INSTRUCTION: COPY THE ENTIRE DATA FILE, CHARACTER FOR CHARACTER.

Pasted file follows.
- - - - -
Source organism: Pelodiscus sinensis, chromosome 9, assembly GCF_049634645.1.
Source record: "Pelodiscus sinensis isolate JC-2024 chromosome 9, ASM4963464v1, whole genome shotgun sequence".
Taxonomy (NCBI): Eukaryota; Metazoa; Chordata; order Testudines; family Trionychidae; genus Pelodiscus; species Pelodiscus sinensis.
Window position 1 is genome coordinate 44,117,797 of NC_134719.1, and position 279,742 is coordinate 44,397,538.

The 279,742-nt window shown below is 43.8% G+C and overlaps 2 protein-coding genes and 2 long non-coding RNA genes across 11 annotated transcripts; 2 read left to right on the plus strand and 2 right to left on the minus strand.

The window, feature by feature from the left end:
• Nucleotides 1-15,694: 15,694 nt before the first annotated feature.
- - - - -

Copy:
Source organism: Pelodiscus sinensis, chromosome 9, assembly GCF_049634645.1.
Source record: "Pelodiscus sinensis isolate JC-2024 chromosome 9, ASM4963464v1, whole genome shotgun sequence".
Taxonomy (NCBI): Eukaryota; Metazoa; Chordata; order Testudines; family Trionychidae; genus Pelodiscus; species Pelodiscus sinensis.
Window position 1 is genome coordinate 44,117,797 of NC_134719.1, and position 279,742 is coordinate 44,397,538.

The 279,742-nt window shown below is 43.8% G+C and overlaps 2 protein-coding genes and 2 long non-coding RNA genes across 11 annotated transcripts; 2 read left to right on the plus strand and 2 right to left on the minus strand.

The window, feature by feature from the left end:
• Nucleotides 1-15,694: 15,694 nt before the first annotated feature.